The good ol’ days of communication

Don’t get me wrong, I take as much advantage of communication technology as I can. I email. I text. I blog. I juggle as many social media accounts as possible. But how often do I really talk to anyone?

Don’t get me wrong, I take as much advantage of communication technology as I can. I email. I text. I blog. I juggle as many social media accounts as possible. But how often do I really talk to anyone?

I know. I know. Yes, this is another post bemoaning my mixed feelings on social media. Sorry, but I’m trying to work something out. I love that line in a current commercial where the man says, “Fiber makes me sad.” Well, I think social media makes me sad.

Recently, when I had to sort through all the accumulated email after being pretty much offline for over a week, I realized that the ratio of personal emails to “business” was about 199 to 1. How did that happen? I used to have real friends. We kept in touch. We used to actually converse by email. Before that, we wrote letters. By hand. On paper.

Now, my “friends” and I wave at each other on Facebook … if even that. I see their photos. I know what games they play. What trips they take. I read the funny things their children, or grandchildren, say or do. I might even know what they had for dinner. All that deceives me into thinking we’re in touch.

The reality is people don’t pour out their hearts on Facebook, Twitter, Google Plus, or even their blogs, as a rule. I had penpals way back in the dark ages … er … the 80s. We corresponded via twelve … fifteen … twenty page letters! Some of those women became true, if long-distance, friends. Two of them are among those I wave at on Facebook. The others have fallen by the wayside.

How did I get to be this friendless person with a thousand acquaintances? Really, that should make me sad. Truly sad. I need to do something about that.

I wish for you an abundance of real friends … and if you have them, don’t just “wave” at them.

Miscommunication, the bane of social media! Or is it just me?

Miscommunication is key to the plot in my novel in progress, so I’ve been thinking about the ways we misconstrue the words and actions of those in our lives. Of course, that led to remembering how often I’ve failed in my online communications.

Miscommunication is key to the plot in my novel in progress, so I’ve been thinking about the ways we misconstrue the words and actions of those in our lives. Of course, that led to remembering how often I’ve failed in my online communications.

It didn’t take long after I started using email, to discover that lack of aural and visual clues leads to easy misinterpretation of words. The Geeks were ahead of me, of course, and had developed netspeak [LOL] and then emoticons [:-)] as a substitute, but often I neglected to use them and what I wrote in jest or sarcasm was taken seriously.

Unfortunately, I tend to forget that those I communicate with in social media don’t know me. And so, even if I don’t LOL or :-), I assume they’ll know when I’m joking. They’ll know I would never deliberately hurt their feelings. They’ll understand that I often speak before I’ve thought something through and give me the benefit of the doubt. It doesn’t work that way.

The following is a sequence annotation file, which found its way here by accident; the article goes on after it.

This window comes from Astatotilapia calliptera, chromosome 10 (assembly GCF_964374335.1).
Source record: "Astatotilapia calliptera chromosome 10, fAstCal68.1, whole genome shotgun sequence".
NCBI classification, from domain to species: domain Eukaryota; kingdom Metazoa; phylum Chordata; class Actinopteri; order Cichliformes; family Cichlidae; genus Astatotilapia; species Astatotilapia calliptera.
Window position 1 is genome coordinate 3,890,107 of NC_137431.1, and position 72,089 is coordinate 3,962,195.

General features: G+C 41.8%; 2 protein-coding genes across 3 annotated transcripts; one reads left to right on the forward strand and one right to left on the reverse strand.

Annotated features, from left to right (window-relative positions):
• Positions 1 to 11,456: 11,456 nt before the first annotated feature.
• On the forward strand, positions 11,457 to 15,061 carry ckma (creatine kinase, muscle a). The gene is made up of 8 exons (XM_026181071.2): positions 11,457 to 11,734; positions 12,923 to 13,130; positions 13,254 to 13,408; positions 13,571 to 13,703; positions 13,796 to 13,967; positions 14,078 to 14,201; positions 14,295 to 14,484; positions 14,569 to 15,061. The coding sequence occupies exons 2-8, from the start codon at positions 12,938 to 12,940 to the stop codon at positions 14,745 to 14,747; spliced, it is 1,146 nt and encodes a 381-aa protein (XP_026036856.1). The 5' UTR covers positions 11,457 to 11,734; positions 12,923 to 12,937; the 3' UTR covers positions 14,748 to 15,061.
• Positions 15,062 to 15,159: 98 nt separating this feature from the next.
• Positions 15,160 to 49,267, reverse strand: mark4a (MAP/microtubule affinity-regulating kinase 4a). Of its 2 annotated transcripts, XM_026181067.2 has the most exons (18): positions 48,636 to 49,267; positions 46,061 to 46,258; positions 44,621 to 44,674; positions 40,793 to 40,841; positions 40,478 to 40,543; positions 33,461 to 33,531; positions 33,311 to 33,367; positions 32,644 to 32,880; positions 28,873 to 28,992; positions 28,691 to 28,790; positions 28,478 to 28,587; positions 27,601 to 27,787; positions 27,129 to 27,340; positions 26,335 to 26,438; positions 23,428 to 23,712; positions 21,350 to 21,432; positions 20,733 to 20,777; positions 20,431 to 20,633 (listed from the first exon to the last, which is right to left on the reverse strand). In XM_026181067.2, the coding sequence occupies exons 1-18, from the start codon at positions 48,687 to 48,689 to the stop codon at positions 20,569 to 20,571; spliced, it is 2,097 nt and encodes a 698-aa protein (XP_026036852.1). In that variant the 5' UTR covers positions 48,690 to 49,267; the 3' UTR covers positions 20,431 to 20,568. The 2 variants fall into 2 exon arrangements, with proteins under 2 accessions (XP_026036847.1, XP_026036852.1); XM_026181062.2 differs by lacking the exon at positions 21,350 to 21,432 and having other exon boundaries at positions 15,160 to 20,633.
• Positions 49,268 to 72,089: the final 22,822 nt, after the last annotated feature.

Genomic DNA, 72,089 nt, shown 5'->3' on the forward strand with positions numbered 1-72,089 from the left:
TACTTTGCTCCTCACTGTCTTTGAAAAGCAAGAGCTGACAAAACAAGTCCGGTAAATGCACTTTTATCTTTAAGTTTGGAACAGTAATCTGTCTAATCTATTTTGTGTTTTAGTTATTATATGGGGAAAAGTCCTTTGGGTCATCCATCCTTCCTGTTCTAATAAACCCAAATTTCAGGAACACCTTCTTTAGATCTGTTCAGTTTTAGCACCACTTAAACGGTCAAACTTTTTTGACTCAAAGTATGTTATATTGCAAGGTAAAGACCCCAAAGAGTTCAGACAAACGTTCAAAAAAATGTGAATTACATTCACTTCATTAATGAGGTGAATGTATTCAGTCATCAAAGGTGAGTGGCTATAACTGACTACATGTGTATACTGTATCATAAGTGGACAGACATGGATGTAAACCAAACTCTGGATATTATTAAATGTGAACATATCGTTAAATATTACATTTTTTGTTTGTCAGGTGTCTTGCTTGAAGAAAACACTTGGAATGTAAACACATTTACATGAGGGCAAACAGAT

And I always forget that it doesn’t work that way.

In my short career in the online writing world, I have inadvertently insulted a NYTimes bestselling author by email and a literary Super Agent by blog comment; I’ve incited arguments where I never meant to; and I’ve annoyed, exasperated, and exhausted people with my incessant—and sometimes blatant—questions.

I’m sure the Internet police have a warrant out for me.

What about you? Do have this online communication thing down pat, or do you sometimes flub it up too?

Writing for the light

I’m in a comtemplative mood today. While I did my NaHo cleaning today, I listened to Cat Stevens. What can I say? The T-Mobile commercials got to me. I had quite a crush on Cat in the 70’s. (And for those of you who’ve read Brevity visualize that era Cat Stevens as Renee’s Demetrios, and a good bit of Jalal too.) But back to contemplation.

When I listen to any music that I love (and I have quite a range of faves) it’s like a B-12 shot for my creative soul. I suppose that’s how we choose our favorites songs and artists, eh? So my Cat Stevens compilation DVD was set on repeat and my mind drifted along as I listened and worked. And then, suddenly I tuned back in. “Sitting” is a song I’ve heard countless times, including three times today before it got my attention, but something about it slapped me the fourth time. To be exact it was this part of the lyric:

Now I’m not making love to anyone’s wishes,
Only for that light I see
‘Cause when I’m dead and lowered low in my grave,
That’s gonna be the only thing that’s left of me

I don’t know what Cat meant when he wrote those words. I only know what I felt when I heard them. Sometimes I forget why I write. Sometimes I get so focused on publication that I feel desperate. Sometimes I lose sight of the true goal. The written word is a means of communication. Plain and simple.

I don’t mean that all written word should be life-changing, of course. My novel The Brevity of Roses, is just a story I want to share. The story won’t solve any of the world’s problems. It most likely won’t solve any of your personal problems. But it might take you away to a lovely place for a while.

And that’s the light I see. That’s why I write.